How did Matsumoto manage to write Masspron as a parody of modern industrial China nearly 15 years before Deng Xiaoping's "southern tour" created it?
If the Waterpress Nation couldn't build spacecraft, how did they manage to invade the Cheyenne Fish's planet in the first place?
Anvils dropping in opposite directions:
Pointless killing (Destruction of Macaroni al Gratin, The Laboratory of Eternal War)
A glorious proclamation of hope for the future...or something (Lifeform no. 3)
Pointless and cruel but it's an expression of Natural Will that noone can escape so you can't stop it but you must because someday you might put a stop to it but you can't because it's impossible but you must... (Queen's Rebellion)
Teh Awesome!! (The Great Bandit Antares, Pirate Ship Queen Esmeraldas)
Vile degenerate thuggery!! (Rebellion of C62)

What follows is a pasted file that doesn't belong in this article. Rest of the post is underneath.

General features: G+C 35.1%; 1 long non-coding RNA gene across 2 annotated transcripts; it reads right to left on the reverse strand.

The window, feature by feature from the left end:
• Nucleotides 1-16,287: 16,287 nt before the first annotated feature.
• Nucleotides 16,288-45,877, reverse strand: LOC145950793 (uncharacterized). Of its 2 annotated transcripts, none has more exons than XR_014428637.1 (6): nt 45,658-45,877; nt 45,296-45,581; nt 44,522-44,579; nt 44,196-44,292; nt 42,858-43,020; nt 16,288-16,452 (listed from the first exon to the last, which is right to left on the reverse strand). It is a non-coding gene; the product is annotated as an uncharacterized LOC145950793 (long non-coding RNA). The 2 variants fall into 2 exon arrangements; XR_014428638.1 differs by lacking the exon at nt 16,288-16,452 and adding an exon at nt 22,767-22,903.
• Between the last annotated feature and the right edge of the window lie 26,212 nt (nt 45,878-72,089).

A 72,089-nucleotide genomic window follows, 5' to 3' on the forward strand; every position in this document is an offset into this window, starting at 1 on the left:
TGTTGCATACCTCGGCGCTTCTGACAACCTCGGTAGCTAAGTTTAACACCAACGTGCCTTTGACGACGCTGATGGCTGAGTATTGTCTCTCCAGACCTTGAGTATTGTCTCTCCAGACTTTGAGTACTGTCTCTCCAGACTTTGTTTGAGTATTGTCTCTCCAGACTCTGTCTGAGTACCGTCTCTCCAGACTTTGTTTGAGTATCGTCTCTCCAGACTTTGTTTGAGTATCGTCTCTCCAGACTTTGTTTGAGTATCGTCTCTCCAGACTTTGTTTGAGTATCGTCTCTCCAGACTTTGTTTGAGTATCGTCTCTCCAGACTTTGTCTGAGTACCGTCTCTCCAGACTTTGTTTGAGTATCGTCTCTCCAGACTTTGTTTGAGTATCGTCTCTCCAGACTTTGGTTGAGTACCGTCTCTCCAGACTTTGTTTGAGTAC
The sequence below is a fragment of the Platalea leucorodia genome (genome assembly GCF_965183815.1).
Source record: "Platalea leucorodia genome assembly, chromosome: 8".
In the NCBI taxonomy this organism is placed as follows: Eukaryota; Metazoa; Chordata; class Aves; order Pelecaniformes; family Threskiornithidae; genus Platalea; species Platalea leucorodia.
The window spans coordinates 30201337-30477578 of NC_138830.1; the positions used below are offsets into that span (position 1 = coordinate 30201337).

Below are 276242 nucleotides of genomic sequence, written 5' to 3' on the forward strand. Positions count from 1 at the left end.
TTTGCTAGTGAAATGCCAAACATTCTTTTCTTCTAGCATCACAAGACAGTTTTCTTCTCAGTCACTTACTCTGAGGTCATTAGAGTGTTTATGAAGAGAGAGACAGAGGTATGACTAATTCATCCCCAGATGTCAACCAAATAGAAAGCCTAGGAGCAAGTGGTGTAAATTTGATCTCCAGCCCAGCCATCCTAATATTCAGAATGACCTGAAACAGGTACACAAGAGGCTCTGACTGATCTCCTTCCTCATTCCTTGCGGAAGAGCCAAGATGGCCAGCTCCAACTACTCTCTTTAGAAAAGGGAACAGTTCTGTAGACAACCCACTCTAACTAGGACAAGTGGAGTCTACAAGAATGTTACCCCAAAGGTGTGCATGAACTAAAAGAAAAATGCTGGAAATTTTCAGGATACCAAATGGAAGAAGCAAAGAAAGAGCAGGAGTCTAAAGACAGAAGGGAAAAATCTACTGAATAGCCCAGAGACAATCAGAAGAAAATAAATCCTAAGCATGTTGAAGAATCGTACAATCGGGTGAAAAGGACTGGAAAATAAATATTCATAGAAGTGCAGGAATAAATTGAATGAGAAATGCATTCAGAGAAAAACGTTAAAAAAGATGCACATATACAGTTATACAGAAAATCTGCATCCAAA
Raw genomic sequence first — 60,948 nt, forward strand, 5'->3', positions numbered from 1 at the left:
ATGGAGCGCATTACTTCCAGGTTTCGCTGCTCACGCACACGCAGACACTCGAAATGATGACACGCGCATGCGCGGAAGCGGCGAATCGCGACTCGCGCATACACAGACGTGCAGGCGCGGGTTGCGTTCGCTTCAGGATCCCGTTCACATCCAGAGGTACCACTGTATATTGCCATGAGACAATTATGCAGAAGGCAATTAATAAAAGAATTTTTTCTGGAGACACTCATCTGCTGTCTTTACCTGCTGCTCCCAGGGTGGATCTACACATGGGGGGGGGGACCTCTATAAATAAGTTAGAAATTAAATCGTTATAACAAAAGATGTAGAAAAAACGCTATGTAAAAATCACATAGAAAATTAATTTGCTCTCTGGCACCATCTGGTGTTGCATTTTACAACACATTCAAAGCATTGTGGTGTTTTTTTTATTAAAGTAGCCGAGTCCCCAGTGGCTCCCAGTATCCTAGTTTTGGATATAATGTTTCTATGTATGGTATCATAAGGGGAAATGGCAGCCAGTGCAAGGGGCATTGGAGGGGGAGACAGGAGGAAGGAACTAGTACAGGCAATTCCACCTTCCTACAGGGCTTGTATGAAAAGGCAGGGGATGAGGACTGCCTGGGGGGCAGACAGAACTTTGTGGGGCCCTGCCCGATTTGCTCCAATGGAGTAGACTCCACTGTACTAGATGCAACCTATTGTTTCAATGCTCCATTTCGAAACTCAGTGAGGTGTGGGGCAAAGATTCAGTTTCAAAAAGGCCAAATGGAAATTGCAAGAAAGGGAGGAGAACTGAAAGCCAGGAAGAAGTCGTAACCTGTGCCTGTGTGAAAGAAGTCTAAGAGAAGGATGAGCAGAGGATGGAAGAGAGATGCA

... but a step up from beggary (The Gimme Planet)
If your lover jilts you—
It's because you're a jerk who deserved it (Tale of a Short Life)
It's because she's a jerk and murdering her and her boyfriend and then framing an innocent person to save your own neck is kinda okay (Song of the Skeleton)
It's because he's a jerk but just let him alone; work out unresolved feelings of rejection by mass-murdering thousands of innocent strangers instead (Graveyard at the Bottom of Gravity)
What exactly is the Conductor?
An alien of some sort most likely.
Where are the other passengers? Tetsuo and Maetel seem to have the 999 all to themselves.
It's early, so I forget the episode number specifically, but it's the first episode with Antares. Antares robs a car connected to the car Maetel and Tetsuo are in, which seemed decently occupied. I guess the two tend to sit in the more empty cars.
They tend to sit in the more empty cars, and the most of the passengers are from Earth in the first place. Some take the train at the various stops, but there's more people who leave, and others die when the misadventure of the week doesn't involve only Tetsuro and Maetel (rare, but happens).